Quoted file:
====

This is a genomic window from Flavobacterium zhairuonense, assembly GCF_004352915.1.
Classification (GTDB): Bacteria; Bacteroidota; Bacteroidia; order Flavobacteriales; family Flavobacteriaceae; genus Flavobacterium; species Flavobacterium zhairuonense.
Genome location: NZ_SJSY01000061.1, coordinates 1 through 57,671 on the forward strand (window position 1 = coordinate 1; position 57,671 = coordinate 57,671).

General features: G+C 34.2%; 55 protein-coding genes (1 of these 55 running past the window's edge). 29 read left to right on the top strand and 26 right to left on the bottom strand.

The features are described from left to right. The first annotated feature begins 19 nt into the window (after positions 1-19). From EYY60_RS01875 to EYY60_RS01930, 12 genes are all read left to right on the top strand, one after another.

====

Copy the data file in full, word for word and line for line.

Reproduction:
This is a genomic window from Flavobacterium zhairuonense, assembly GCF_004352915.1.
Classification (GTDB): Bacteria; Bacteroidota; Bacteroidia; order Flavobacteriales; family Flavobacteriaceae; genus Flavobacterium; species Flavobacterium zhairuonense.
Genome location: NZ_SJSY01000061.1, coordinates 1 through 57,671 on the forward strand (window position 1 = coordinate 1; position 57,671 = coordinate 57,671).

General features: G+C 34.2%; 55 protein-coding genes (1 of these 55 running past the window's edge). 29 read left to right on the top strand and 26 right to left on the bottom strand.

The features are described from left to right. The first annotated feature begins 19 nt into the window (after positions 1-19). From EYY60_RS01875 to EYY60_RS01930, 12 genes are all read left to right on the top strand, one after another.